The new president has a daunting list of foreign-policy challenges. Among the biggest will be managing a longtime ally.
https://www.theatlantic.com-Tom McTague –Getty / The Atlantic
Joe Biden begins his first full day as the 46th president of the United States today with as daunting a list of foreign-policy challenges as almost any of his predecessors. After four years of Donald Trump, the new administration must overcome skepticism about America’s ability to deal with the great tests facing the world, including the rise of China as a 21st-century superpower, the spread of nuclear weapons, and the onslaught of man-made climate change. To this list can be added a new issue: patching up the transatlantic alliance.
Last month, with Biden’s inauguration just weeks away, the European Union and China pushed a new economic agreement over the line. The actual terms of the China Investment Agreement remain unclear—the text is still to be finalized—but the broad outline is simple enough: a deeper trading relationship based on common and apparently enforceable standards. According to the EU, the deal ties Beijing to a new “values-based investment relationship” that will protect labor and environmental standards, and help root China in the rules-based global order. This is Europe fulfilling the global role it has cast for itself as a “regulatory superpower,” exporting and defending its values through its economic size.
Yet this is not how the agreement is seen in Washington. Brussels went forward with the deal despite a very public plea from the incoming administration to hold fire. Four years of Europe-bashing by Donald Trump, it seems, had hardened European hearts in favor of a pointed display of “strategic autonomy.” Autonomy from whom, you might ask? The United States is the only answer.
Europe’s refusal to wait until yesterday’s transfer of power in Washington is an indication of the extent to which the world has changed since Biden was last in government. Today’s Europe is not prepared to “consult” the U.S. before signing an agreement of such importance, as Biden’s national security adviser, Jake Sullivan, requested—and it rejects the very notion that it should have to. Just because the U.S. defends Europe does not mean a kind of Brezhnev doctrine of obedience is in place, the EU argues.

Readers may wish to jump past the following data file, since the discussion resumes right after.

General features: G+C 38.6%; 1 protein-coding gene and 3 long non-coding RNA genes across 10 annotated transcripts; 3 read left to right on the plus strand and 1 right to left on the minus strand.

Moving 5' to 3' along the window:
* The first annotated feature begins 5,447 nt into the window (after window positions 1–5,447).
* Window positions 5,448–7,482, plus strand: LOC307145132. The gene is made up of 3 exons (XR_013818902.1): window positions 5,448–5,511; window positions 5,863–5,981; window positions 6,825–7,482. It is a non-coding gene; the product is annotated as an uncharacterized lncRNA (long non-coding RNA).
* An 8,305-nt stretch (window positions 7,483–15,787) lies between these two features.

In one sense, then, Biden’s Europe problem is obvious: The continent that the U.S. fought two wars to free, paid to rebuild, and has spent 75 years protecting at great, uneven, and continuing cost is now striking deals behind its back with its main strategic rival. Some ally. In this telling, Trump’s shortsighted and unpredictable malevolence has created the world that he claimed already existed but that, in fact, did not: one in which the U.S. is being taken for a ride by allies that are no such thing.
This deal with China, however, masks an altogether more profound problem for Biden: not European strength, but weakness. For much of the past few years—and particularly the past few weeks—the specter that has haunted the West is one of American decline. In contrast, Europe, embodied by that most unlikely of liberal heroes, Germany’s chancellor, Angela Merkel, had come of age and was the real leader of the free world. Europe had its problems, the argument went, but was showing none of the morbid symptoms on display at the Capitol this month.
While the U.S. clearly does have significant problems to overcome, though, these should not overshadow some of the systemic challenges facing Europe, which may prove in time to be far more serious than those in America.